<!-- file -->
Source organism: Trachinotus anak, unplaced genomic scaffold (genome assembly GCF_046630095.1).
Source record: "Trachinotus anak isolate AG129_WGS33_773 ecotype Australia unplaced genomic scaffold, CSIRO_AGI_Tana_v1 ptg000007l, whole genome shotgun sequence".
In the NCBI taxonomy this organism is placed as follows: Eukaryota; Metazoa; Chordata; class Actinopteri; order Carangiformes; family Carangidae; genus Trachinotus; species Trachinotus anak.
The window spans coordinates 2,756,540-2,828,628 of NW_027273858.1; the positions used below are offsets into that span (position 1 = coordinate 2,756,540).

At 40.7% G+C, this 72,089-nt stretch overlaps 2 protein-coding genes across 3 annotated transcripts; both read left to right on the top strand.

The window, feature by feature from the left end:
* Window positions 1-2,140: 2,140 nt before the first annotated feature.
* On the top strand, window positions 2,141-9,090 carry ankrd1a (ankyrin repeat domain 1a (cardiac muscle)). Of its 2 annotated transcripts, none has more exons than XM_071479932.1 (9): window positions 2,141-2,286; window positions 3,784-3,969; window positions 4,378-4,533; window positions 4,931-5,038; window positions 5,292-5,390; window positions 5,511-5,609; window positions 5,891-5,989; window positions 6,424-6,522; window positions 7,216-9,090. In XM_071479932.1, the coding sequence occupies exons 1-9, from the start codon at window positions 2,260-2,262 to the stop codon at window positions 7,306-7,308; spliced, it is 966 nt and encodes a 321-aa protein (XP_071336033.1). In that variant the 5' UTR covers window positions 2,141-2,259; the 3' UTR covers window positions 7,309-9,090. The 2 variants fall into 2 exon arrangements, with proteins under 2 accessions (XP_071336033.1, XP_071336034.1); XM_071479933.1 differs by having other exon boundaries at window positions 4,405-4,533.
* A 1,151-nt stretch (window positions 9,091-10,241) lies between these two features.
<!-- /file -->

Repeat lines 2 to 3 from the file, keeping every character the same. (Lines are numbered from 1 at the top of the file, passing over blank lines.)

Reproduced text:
Source record: "Trachinotus anak isolate AG129_WGS33_773 ecotype Australia unplaced genomic scaffold, CSIRO_AGI_Tana_v1 ptg000007l, whole genome shotgun sequence".
In the NCBI taxonomy this organism is placed as follows: Eukaryota; Metazoa; Chordata; class Actinopteri; order Carangiformes; family Carangidae; genus Trachinotus; species Trachinotus anak.